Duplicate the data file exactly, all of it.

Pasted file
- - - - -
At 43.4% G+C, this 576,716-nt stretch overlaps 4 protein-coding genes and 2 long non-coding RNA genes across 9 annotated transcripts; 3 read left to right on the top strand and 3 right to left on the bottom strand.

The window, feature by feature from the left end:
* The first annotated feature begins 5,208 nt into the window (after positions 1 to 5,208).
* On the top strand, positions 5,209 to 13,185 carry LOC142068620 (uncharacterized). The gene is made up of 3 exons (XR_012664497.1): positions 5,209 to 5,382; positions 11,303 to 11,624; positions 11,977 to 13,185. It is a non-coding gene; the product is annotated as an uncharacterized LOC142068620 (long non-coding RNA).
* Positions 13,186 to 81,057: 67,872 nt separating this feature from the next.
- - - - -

At 43.4% G+C, this 576,716-nt stretch overlaps 4 protein-coding genes and 2 long non-coding RNA genes across 9 annotated transcripts; 3 read left to right on the top strand and 3 right to left on the bottom strand.

The window, feature by feature from the left end:
* The first annotated feature begins 5,208 nt into the window (after positions 1 to 5,208).
* On the top strand, positions 5,209 to 13,185 carry LOC142068620 (uncharacterized). The gene is made up of 3 exons (XR_012664497.1): positions 5,209 to 5,382; positions 11,303 to 11,624; positions 11,977 to 13,185. It is a non-coding gene; the product is annotated as an uncharacterized LOC142068620 (long non-coding RNA).
* Positions 13,186 to 81,057: 67,872 nt separating this feature from the next.